Understanding amotivation in Physical Education
2016-07-06T11:10:42Z (GMT) by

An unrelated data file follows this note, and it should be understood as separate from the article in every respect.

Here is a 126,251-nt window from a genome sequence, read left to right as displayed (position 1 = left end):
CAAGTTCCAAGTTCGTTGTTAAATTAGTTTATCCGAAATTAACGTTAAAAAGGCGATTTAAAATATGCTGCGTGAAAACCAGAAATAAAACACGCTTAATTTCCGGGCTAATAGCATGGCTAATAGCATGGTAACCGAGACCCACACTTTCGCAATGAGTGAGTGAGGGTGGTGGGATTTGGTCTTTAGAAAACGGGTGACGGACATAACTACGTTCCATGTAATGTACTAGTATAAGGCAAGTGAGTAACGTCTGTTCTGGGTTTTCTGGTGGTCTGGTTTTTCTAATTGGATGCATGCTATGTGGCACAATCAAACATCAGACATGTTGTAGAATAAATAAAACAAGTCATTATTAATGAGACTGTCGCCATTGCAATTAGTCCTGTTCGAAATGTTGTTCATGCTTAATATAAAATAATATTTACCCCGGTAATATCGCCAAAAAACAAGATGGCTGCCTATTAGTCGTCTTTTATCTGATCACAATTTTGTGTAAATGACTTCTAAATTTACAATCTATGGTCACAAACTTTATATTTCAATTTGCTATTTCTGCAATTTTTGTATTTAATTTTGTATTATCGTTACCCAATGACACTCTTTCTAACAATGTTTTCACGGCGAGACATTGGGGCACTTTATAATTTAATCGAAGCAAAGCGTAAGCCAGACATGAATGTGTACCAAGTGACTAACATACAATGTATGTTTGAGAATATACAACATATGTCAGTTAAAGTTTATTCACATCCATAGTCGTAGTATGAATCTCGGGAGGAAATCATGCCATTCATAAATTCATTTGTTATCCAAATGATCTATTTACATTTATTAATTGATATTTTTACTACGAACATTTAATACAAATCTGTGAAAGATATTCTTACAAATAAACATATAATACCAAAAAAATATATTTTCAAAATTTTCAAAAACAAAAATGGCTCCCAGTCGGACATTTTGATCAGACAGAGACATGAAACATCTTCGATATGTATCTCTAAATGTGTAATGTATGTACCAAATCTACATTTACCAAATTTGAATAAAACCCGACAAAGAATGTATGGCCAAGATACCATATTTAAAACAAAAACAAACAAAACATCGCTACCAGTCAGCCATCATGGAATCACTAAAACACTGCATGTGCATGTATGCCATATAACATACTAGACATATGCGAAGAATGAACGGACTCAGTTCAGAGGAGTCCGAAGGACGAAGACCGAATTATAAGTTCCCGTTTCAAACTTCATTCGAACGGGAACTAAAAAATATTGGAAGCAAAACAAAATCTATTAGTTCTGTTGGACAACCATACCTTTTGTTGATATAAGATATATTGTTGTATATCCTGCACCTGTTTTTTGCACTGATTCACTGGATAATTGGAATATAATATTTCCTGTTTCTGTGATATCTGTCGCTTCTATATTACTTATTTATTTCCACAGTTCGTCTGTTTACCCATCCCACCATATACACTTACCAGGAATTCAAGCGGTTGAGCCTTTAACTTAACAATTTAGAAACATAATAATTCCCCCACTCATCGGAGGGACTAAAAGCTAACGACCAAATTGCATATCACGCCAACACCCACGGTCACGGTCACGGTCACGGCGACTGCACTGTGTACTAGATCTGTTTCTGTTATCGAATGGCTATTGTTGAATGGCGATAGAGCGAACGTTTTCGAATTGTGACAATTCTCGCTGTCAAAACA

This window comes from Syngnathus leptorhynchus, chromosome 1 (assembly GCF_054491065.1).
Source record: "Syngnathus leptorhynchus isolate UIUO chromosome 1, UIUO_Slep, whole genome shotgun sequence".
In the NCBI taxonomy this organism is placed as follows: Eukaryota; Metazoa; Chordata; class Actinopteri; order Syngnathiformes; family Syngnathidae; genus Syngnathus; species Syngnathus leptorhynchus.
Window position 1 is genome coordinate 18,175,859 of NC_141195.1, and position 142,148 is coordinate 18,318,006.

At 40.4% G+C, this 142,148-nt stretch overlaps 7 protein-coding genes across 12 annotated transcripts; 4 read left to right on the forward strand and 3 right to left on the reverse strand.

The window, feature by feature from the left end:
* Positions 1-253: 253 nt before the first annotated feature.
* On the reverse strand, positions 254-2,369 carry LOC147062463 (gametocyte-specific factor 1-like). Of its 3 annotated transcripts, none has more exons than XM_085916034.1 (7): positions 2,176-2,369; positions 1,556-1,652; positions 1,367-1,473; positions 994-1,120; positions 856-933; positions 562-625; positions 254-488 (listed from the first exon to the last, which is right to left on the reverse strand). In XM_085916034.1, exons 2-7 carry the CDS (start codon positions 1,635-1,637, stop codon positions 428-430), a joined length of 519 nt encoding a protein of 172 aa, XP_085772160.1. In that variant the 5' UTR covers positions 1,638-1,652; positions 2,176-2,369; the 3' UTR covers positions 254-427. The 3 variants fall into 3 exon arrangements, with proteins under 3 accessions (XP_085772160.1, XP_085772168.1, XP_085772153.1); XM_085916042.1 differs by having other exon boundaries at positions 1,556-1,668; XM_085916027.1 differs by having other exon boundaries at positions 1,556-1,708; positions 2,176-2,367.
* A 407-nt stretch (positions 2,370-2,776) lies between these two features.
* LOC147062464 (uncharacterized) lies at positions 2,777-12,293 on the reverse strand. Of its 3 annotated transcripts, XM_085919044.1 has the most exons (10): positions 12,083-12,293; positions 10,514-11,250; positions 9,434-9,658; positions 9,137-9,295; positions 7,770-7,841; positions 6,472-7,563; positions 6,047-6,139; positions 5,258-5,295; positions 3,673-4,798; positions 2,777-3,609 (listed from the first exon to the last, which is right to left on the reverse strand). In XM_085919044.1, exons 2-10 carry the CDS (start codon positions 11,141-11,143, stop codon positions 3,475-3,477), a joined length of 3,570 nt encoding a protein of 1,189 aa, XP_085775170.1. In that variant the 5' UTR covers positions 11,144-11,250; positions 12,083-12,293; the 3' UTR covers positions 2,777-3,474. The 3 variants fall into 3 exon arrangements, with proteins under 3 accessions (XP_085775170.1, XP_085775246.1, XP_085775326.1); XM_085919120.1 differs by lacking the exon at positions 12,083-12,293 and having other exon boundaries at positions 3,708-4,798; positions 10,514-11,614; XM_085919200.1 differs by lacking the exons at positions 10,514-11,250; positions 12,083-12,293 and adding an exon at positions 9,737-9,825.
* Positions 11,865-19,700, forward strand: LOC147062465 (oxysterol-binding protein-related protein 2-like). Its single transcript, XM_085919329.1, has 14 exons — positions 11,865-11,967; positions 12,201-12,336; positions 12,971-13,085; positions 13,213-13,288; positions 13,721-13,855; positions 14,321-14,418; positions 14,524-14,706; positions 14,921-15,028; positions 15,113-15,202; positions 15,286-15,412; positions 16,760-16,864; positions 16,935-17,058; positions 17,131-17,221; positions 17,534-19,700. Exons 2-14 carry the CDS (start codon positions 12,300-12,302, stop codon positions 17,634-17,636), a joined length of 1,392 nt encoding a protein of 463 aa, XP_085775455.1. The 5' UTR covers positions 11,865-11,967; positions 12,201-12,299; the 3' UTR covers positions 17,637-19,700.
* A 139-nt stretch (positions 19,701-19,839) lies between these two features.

Physical Education (PE) is one of the most important contexts in which to investigate motivational processes due to its exclusivity in including young people of a range of ages and abilities and due to PE being a compulsory activity. PE is not only a platform for students to increase their daily physical activity, but can also provide students with the skills and confidence to pursue physical activity into adulthood. However, there is an increasing amount of concern over the levels of physical activity of young people today, with statistics showing a decline in physical activity among adolescence. Understanding student s motivational processes during PE may help researchers and physical educators intervene to provide support to those students who are not motivated to participate in PE lessons. Grounded in self-determination theory, this thesis aims to examine student s amotivation in PE. Although there is growing evidence investigating amotivation, there is a dearth of knowledge concerning amotivation in the PE context and as a multidimensional construct. This thesis therefore aims to address this lack of knowledge by exploring a measure of amotivation that can be used in PE and relationships between the four amotivation dimensions (deficient ability beliefs, deficient effort beliefs, insufficient task values and unappealing task characteristics), physical self-concept and attainment (Study 1). Following Study 1, an examination of student s perceptions of teacher s need support as a predictor of change in the amotivation dimensions over time is carried out in Study 2, followed by further investigations to determine additional socio-contextual variables that may be potential predictors of amotivated behaviours (Studies 3a, 3b, 4). The results of these five studies contained within the thesis provide an interesting insight into student s amotivation in PE. Evidence for perceptions of teacher s psychological need support, physical self-concept and peer motivational climate being influential in determining changes in the amotivation sub-types is presented. The findings highlight the need to investigate these relationships further so a more comprehensive understanding of amotivation is achieved. Future research should continue to employ longitudinal designs to identify additional predictors of amotivation and to ensure research into amotivation is substantial in order to design effective interventions to support physical educators in reducing amotivated behaviours.